Even I have backups in place, 3x UPS units, 20-ish Watts of Solar power in my bedroom window, 2x generators out in the shed, and plenty of alternative arrangements for heat, light & cooking, doesn't take a genius to put basic backups in place!!! Funny

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Re: So what does this say about our power infrastructure

Imaging what would happen now if we were to have a return to the 1970's and a repeat of the Three Day Week or the problems that came with the 'Winter of Discontent" some people really, really don't know how lucky they are.

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Re: So what does this say about our power infrastructure

I don't know, but it'd be hilarious to see the usual gutter press laying blame without any tangible facts... Funny

idonno
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Re: So what does this say about our power infrastructure


@Baldrick1 wrote: they were making a fuss about a hospital losing power. I thought that such places had standby generators in case of power cuts? Presumably if these don't automatically cut in then that's also the fault of said power companies.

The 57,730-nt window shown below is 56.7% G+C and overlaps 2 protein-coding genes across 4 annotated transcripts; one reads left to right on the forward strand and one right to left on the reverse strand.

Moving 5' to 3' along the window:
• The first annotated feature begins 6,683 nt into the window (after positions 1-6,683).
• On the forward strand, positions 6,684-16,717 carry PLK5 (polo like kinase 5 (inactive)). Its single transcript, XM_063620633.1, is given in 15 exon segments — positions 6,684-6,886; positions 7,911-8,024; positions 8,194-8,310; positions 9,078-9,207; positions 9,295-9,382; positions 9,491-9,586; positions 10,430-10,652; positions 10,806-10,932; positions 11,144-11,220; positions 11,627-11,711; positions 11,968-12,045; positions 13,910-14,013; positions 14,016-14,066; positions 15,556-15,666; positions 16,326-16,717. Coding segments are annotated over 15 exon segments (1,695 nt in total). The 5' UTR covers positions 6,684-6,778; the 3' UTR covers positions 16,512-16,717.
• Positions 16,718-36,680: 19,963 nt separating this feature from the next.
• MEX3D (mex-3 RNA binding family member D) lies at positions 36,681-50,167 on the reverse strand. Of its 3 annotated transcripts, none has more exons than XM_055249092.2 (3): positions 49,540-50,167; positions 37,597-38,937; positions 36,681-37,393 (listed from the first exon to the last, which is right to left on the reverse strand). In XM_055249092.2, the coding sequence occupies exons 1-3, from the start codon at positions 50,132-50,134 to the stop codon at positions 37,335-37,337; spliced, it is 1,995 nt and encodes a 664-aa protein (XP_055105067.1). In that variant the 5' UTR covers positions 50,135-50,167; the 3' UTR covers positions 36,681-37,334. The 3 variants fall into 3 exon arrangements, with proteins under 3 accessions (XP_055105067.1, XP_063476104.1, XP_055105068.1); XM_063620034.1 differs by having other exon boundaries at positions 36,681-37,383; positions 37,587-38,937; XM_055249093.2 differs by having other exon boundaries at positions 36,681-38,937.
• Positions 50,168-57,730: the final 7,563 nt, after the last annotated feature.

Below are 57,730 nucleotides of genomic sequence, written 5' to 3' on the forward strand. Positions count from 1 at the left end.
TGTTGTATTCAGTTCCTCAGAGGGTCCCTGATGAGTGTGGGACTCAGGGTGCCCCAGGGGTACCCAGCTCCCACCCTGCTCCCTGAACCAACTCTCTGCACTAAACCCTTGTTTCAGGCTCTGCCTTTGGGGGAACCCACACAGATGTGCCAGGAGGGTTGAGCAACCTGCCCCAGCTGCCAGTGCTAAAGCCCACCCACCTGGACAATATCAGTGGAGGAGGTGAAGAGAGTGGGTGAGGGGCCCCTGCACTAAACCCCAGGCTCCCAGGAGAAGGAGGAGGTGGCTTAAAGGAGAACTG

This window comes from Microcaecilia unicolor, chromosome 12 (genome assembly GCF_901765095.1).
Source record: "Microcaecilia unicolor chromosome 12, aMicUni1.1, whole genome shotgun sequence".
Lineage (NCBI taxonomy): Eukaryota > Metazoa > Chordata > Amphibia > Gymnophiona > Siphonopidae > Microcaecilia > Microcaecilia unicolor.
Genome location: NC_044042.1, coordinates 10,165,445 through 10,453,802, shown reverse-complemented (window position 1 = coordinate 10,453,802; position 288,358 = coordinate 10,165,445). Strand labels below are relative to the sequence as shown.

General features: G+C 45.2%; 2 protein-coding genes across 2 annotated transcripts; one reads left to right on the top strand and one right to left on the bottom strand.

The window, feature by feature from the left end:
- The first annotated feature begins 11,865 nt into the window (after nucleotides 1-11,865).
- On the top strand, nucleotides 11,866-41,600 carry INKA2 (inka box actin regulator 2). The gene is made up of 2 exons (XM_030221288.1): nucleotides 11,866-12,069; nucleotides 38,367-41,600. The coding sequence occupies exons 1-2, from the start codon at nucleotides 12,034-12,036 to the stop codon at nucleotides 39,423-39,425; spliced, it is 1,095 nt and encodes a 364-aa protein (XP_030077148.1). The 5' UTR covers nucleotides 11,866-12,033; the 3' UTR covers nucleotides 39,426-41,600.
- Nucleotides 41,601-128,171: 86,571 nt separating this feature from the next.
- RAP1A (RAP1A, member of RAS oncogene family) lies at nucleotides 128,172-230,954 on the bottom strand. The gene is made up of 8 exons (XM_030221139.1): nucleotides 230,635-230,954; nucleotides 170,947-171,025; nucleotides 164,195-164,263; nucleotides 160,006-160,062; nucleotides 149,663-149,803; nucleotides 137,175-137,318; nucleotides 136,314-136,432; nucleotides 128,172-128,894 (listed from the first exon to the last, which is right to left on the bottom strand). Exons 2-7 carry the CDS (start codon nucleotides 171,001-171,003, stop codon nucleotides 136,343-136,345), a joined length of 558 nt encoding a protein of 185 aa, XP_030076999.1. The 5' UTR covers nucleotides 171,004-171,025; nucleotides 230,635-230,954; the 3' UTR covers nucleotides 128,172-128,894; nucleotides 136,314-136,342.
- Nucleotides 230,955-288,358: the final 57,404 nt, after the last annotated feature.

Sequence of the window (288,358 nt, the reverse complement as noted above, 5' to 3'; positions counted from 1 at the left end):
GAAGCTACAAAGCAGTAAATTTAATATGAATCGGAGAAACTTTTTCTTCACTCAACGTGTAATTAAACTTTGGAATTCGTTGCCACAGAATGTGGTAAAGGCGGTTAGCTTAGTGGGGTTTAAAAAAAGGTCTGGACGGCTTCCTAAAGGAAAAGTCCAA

They should have. I used to play with standby generators a lot when I worked for the water company - electrical side. Mostly diesel or bio gas generators which when the grid needed electricity quick, could be up running, synchronised with the mains and exporting within 30 seconds of being called to run. It used to be a profitable side line to run those generator at peak demand. But like all standby generators, if they are not maintained or the batteries go flat and the alarm for that goes nowhere, they don't start.

 

Of course if the grid disappears, they supply electricity to the works only. Sorry folks but that is far more important than a train ride or two. I can still recall going around Croydon B power station many many years ago and they had a couple of Olympus jet engines (as on Concorde / Vulcan bomber) fitted to meet peak demand. Just press a button and nigh on instant electricity.

Ever helpful. Grin Sure, I’d love to help you out. Now which way did you come in?
wotsup
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Re: So what does this say about our power infrastructure


@TTman wrote:

@Mook Yes thats the one, fascinating to ave a tour around it would recommend it to anyone visiting the area, we visited as it was wales and raining!!! Made a very enjoyable day .Thumbs UpThumbs Up